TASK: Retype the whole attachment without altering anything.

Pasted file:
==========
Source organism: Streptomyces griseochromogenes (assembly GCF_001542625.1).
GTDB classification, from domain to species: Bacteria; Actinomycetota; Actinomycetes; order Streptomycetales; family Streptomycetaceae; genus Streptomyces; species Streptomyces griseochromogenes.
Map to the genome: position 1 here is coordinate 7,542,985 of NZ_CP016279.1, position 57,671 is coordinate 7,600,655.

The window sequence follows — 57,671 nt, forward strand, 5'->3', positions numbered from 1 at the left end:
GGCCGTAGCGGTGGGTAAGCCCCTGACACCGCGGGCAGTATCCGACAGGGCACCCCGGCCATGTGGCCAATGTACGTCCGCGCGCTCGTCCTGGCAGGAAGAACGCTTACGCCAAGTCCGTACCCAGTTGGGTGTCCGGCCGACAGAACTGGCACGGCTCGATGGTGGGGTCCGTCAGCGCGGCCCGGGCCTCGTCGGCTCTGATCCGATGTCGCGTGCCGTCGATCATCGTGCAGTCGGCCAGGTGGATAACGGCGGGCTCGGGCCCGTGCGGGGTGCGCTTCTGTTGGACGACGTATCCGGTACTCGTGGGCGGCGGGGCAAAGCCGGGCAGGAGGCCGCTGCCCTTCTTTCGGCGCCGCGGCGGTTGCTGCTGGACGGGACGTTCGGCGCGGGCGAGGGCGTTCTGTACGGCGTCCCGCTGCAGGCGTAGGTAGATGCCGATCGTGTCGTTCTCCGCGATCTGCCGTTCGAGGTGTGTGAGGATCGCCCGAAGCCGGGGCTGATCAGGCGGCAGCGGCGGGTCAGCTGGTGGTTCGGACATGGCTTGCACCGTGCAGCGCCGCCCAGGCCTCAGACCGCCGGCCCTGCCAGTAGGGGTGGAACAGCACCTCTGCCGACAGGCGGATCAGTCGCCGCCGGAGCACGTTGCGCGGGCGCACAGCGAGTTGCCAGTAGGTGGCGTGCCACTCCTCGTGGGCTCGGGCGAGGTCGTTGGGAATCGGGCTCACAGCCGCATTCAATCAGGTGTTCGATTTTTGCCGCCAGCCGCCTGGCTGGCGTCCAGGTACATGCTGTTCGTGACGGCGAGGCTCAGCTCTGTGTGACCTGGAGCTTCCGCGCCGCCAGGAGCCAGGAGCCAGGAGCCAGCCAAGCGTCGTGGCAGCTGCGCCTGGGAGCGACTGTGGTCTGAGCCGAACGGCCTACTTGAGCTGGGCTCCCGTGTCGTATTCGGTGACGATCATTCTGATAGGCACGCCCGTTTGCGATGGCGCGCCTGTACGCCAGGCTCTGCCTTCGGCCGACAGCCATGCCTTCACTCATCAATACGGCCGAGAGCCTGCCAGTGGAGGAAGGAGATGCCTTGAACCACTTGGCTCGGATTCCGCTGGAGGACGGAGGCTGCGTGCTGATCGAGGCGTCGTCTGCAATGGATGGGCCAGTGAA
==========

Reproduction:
Source organism: Streptomyces griseochromogenes (assembly GCF_001542625.1).
GTDB classification, from domain to species: Bacteria; Actinomycetota; Actinomycetes; order Streptomycetales; family Streptomycetaceae; genus Streptomyces; species Streptomyces griseochromogenes.
Map to the genome: position 1 here is coordinate 7,542,985 of NZ_CP016279.1, position 57,671 is coordinate 7,600,655.

The window sequence follows — 57,671 nt, forward strand, 5'->3', positions numbered from 1 at the left end:
GGCCGTAGCGGTGGGTAAGCCCCTGACACCGCGGGCAGTATCCGACAGGGCACCCCGGCCATGTGGCCAATGTACGTCCGCGCGCTCGTCCTGGCAGGAAGAACGCTTACGCCAAGTCCGTACCCAGTTGGGTGTCCGGCCGACAGAACTGGCACGGCTCGATGGTGGGGTCCGTCAGCGCGGCCCGGGCCTCGTCGGCTCTGATCCGATGTCGCGTGCCGTCGATCATCGTGCAGTCGGCCAGGTGGATAACGGCGGGCTCGGGCCCGTGCGGGGTGCGCTTCTGTTGGACGACGTATCCGGTACTCGTGGGCGGCGGGGCAAAGCCGGGCAGGAGGCCGCTGCCCTTCTTTCGGCGCCGCGGCGGTTGCTGCTGGACGGGACGTTCGGCGCGGGCGAGGGCGTTCTGTACGGCGTCCCGCTGCAGGCGTAGGTAGATGCCGATCGTGTCGTTCTCCGCGATCTGCCGTTCGAGGTGTGTGAGGATCGCCCGAAGCCGGGGCTGATCAGGCGGCAGCGGCGGGTCAGCTGGTGGTTCGGACATGGCTTGCACCGTGCAGCGCCGCCCAGGCCTCAGACCGCCGGCCCTGCCAGTAGGGGTGGAACAGCACCTCTGCCGACAGGCGGATCAGTCGCCGCCGGAGCACGTTGCGCGGGCGCACAGCGAGTTGCCAGTAGGTGGCGTGCCACTCCTCGTGGGCTCGGGCGAGGTCGTTGGGAATCGGGCTCACAGCCGCATTCAATCAGGTGTTCGATTTTTGCCGCCAGCCGCCTGGCTGGCGTCCAGGTACATGCTGTTCGTGACGGCGAGGCTCAGCTCTGTGTGACCTGGAGCTTCCGCGCCGCCAGGAGCCAGGAGCCAGGAGCCAGCCAAGCGTCGTGGCAGCTGCGCCTGGGAGCGACTGTGGTCTGAGCCGAACGGCCTACTTGAGCTGGGCTCCCGTGTCGTATTCGGTGACGATCATTCTGATAGGCACGCCCGTTTGCGATGGCGCGCCTGTACGCCAGGCTCTGCCTTCGGCCGACAGCCATGCCTTCACTCATCAATACGGCCGAGAGCCTGCCAGTGGAGGAAGGAGATGCCTTGAACCACTTGGCTCGGATTCCGCTGGAGGACGGAGGCTGCGTGCTGATCGAGGCGTCGTCTGCAATGGATGGGCCAGTGAA